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The Cardinals are done with the first day of their three-day voluntary minicamp. The tempo for the almost two-hour work in the afternoon was crisp. Coach Bruce Arians said there were fewer mistakes than might have been anticipated. The only player not there was Larry Fitzgerald, but Arians knew that he wouldn’t be and said Fitz would be back on Wednesday. A couple other tidbits:
— T Levi Brown and LB O’Brien Schofield weren’t taking part as they continue their rehab from 2012 injuries. Arians said there was no reason to push it. Schofield should be back soon. Arians just wants to make sure Brown is available by the Fall. Arians said he might consider putting Nate Potter at guard at some point, but there is plenty of time to figure that out. Arians said a player should be able to play either guard or tackle on the same side.
— QB Carson Palmer said 75 percent of the offense has been introduced to the players, although there is a long way to go to make it work in practice. This is the teaching/learning phase, clearly, although the pace of the workout was noticeably quick.
— With Schofield out (and for all we know, even if Schofield was available) it was free agent linebacker Lorenzo Alexander lining up on the outside with Sam Acho. Daryl Washington and Jasper Brinkley were the inside linebackers. The first string secondary was Jerraud Powers with Patrick Peterson at cornerback and Rashad Johnson and Yeremiah Bell at safety.
— Washington obviously won’t be able to play the first four games because of his suspension. Arians said it was too early to know who will be the starter in Washington’s absence. “We will get Daryl ready to start just like I did with Ben Roethlisberger (before his suspension in 2010) and whoever was taking his place in September was more than ready to,” Arians said.
Tags: Ben Roethlisberger, Bruce Arians, Carson Palmer, Daryl Washington, Jasper Brinkley, Jerraud Powers, Larry Fitzgerald, Levi Brown, minicamp, O'Brien Schofield, Patrick Peterson, Rashad Johnson, Ssam Acho, Yeremiah Bell
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With the news, reported multiple places, that the Cards are a little more than $3 million over the salary cap about a month away from needing to get in compliance, general manager Steve Keim still has some maneuvering to do. Knowing now that new defensive coordinator Todd Bowles is sticking with the 3-4 base defense, the linebacker corps remains a crucial part of the equation.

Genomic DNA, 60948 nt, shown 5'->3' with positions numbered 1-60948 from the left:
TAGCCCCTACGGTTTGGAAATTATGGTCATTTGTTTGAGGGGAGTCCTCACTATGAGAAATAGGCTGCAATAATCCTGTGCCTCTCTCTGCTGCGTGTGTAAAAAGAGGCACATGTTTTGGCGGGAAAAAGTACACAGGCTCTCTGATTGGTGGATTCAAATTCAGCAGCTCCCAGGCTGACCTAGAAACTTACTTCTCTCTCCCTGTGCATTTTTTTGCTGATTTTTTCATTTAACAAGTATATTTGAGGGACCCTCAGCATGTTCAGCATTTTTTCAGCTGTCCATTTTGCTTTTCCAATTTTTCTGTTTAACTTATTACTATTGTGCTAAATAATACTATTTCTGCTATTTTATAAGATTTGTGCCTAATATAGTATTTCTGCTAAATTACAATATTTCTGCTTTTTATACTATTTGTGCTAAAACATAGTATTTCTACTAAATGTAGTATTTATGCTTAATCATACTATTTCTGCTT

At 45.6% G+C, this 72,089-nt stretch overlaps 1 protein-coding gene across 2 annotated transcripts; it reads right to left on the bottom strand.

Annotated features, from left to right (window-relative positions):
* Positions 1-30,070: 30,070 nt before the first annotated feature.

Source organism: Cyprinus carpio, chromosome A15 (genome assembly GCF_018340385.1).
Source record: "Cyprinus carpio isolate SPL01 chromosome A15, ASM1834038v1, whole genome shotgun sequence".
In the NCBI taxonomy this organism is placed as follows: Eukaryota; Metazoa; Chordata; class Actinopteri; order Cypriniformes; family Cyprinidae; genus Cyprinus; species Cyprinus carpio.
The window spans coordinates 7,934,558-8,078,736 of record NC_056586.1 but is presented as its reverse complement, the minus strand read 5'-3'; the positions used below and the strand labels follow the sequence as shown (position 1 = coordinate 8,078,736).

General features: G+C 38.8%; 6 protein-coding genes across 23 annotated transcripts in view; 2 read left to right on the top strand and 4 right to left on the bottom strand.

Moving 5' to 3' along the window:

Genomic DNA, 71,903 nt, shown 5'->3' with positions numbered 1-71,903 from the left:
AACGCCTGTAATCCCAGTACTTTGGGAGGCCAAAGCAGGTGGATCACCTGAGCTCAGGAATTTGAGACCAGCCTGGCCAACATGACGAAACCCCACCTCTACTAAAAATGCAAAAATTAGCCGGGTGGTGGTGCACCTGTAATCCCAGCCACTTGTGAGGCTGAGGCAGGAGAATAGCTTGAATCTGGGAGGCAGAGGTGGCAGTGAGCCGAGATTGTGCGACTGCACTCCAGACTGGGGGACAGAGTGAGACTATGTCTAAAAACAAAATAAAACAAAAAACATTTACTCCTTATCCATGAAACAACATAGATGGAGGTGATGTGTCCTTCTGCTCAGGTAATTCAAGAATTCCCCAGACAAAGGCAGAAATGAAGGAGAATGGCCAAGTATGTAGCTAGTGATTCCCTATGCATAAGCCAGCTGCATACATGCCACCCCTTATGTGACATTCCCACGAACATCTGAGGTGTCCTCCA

What that means going forward is the question as free agency/cap compliance/the offseason gets closer.
Daryl Washington, the Pro Bowler and burgeoning star, isn’t going anywhere. He got his new contract last year and is the cornerstone of the position. But beyond that? The biggest part of the to-do list is got to be the other inside linebacker spot next to Washington. Paris Lenon is an unrestricted free agent, but he is also going to turn 36 in November. With a new staff, those are often the kind of players that are left to move on, or brought back later in the offseason. But Lenon has been playing, which in Stewart Bradley’s two Cardinals’ seasons hasn’t been the case. Bradley took a reduction in salary last season of 50 percent and still didn’t play much on defense at all, relegated to mostly special teams. Again, that could change with a new defensive coordinator, but up against the cap and with Bradley owning a $6.5 million salary cap number for 2013, his return under that deal doesn’t make sense. At best, renegotiation/pay cut would be coming, although the Cards may just part ways. UPDATE: I’m not sure why I forgot to mention Reggie Walker, who played solidly this season. Walker is under contract for another season and surpassed Bradley on the depth chart.